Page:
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"This Lock You See": Nineteenth-Century Hair Work as the Commodified Self

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Hair locks held many meanings for middle-class nineteenth-century Americans. They could embody the supposed essence of individuals and their relationships, symbolize the ties of friendship, evoke immaterial remembrances, and transcend time from absence to presence. Hair work was not only found in scrapbooks and albums, but also in jewellery and parlor decorations. Hair was a commodity, but its seemingly stable individuality, its fragility linked with materiality, and its transcendence meant that it was very compelling. Hair fancywork thus illuminates issues of identity and self as they are intertwined in the market with practices of consumption. The article examines how issues of self and identity for nineteenth-century middle-class Americans were negotiated through hair work, which was emblematic of how individuality could become subordinated to that market. By the end of the century, largely due to the waning force of sentimentality as a form of cultural expression, hair work declined in popularity and practically disappeared by the 1910s. Sheumaker concludes that hair work was only in a most limited sense an escape from the market. Yet its power as a symbol of emotion and sentiment meant that its relationship to the market could be recognized only obliquely.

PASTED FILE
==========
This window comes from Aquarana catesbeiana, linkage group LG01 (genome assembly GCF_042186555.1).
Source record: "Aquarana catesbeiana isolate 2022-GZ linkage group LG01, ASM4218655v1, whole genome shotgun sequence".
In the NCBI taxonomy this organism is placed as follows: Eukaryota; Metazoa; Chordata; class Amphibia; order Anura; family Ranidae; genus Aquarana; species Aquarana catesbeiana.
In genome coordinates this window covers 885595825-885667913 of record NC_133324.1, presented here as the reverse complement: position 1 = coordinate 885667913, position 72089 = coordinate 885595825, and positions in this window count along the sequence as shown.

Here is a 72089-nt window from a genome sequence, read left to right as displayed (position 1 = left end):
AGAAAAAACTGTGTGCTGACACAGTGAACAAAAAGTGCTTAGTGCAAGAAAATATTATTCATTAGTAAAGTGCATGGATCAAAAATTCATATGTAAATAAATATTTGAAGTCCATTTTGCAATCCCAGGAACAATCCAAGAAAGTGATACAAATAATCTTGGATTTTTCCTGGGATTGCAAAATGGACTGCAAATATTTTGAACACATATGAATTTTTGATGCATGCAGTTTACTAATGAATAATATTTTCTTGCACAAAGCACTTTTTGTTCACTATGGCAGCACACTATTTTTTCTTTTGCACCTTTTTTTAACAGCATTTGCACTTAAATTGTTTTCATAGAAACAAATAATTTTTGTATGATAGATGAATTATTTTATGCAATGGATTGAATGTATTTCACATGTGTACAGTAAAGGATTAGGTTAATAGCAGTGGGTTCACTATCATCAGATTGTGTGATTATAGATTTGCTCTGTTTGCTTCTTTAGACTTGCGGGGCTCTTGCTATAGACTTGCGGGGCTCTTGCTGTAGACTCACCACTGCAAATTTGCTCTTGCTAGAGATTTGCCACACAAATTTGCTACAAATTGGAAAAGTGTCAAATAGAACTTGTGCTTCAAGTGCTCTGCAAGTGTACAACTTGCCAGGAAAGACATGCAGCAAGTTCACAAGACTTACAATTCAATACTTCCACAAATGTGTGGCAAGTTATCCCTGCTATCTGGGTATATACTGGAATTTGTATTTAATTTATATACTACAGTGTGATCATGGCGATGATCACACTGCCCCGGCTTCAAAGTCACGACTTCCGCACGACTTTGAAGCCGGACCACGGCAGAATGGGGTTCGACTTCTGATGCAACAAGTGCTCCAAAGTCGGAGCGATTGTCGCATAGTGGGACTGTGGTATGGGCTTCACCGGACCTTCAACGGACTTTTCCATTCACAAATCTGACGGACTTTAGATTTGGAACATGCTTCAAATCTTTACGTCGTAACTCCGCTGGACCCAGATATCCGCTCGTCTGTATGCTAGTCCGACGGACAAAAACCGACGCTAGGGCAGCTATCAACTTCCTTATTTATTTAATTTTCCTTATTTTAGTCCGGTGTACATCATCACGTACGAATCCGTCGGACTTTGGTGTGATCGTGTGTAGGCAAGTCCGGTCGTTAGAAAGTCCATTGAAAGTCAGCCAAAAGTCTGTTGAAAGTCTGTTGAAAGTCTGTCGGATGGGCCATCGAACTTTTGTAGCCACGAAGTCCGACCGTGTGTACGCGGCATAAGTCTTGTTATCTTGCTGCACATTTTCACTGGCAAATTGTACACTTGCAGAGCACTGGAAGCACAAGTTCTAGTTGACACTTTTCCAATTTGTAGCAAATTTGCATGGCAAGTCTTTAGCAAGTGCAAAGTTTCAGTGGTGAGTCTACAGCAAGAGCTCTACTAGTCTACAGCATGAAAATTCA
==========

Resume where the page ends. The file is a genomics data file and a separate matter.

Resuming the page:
Document Type: Research Article


Publication date: November 1, 1997

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